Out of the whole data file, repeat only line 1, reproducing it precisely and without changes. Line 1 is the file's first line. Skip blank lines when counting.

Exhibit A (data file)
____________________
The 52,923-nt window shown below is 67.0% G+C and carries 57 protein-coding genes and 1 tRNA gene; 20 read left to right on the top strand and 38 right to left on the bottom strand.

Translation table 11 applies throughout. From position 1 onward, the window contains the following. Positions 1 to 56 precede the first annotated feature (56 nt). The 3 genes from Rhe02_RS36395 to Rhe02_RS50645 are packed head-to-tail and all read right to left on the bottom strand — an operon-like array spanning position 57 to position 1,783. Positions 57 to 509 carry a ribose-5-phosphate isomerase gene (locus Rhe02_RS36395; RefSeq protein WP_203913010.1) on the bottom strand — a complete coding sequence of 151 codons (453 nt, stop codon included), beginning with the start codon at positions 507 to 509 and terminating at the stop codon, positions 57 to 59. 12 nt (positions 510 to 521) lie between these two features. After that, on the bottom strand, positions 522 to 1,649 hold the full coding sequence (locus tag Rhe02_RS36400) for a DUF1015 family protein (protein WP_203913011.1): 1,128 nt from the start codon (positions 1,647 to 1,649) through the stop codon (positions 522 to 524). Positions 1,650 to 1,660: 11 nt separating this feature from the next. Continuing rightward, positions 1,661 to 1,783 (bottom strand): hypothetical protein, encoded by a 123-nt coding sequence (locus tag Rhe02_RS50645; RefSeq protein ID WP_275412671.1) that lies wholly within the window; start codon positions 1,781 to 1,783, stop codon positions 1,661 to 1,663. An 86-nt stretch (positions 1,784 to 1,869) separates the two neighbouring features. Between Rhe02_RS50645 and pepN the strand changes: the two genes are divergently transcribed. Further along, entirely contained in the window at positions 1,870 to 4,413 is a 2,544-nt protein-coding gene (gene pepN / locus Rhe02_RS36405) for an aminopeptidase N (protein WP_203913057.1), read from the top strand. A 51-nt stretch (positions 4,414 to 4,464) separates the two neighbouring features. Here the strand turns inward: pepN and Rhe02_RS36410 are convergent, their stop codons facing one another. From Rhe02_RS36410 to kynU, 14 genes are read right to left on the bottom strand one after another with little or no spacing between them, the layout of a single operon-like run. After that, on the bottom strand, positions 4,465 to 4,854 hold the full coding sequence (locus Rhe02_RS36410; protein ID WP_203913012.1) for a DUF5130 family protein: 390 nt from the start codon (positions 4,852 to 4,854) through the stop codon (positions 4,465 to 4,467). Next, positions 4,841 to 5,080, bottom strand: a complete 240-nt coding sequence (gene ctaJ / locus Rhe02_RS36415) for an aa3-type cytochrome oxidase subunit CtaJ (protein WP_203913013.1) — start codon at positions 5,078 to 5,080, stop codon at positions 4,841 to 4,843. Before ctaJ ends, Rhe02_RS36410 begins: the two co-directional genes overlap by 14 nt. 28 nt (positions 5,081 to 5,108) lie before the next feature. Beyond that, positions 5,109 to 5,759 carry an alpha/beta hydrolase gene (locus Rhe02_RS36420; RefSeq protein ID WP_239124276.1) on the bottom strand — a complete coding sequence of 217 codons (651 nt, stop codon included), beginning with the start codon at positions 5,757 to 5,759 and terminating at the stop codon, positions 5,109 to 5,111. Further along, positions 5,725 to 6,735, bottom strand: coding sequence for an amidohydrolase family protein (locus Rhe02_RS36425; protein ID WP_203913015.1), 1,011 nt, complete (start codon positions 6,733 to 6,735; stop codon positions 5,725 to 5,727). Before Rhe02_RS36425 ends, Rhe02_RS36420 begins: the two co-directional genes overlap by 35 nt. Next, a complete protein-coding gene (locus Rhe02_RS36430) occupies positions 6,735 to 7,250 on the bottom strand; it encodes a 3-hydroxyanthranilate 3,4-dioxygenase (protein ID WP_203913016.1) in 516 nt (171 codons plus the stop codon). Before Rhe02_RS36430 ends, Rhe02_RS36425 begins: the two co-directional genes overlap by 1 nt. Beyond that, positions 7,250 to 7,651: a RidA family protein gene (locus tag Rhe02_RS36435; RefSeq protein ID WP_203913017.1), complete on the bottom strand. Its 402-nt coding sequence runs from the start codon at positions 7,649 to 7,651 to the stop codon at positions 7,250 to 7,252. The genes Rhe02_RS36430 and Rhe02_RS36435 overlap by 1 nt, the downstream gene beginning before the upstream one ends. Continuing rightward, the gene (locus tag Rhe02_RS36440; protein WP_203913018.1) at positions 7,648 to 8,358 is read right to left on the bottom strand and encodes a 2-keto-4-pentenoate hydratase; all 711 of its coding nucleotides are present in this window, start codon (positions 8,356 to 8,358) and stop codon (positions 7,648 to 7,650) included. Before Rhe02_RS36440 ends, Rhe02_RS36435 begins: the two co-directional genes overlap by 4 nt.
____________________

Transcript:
The 52,923-nt window shown below is 67.0% G+C and carries 57 protein-coding genes and 1 tRNA gene; 20 read left to right on the top strand and 38 right to left on the bottom strand.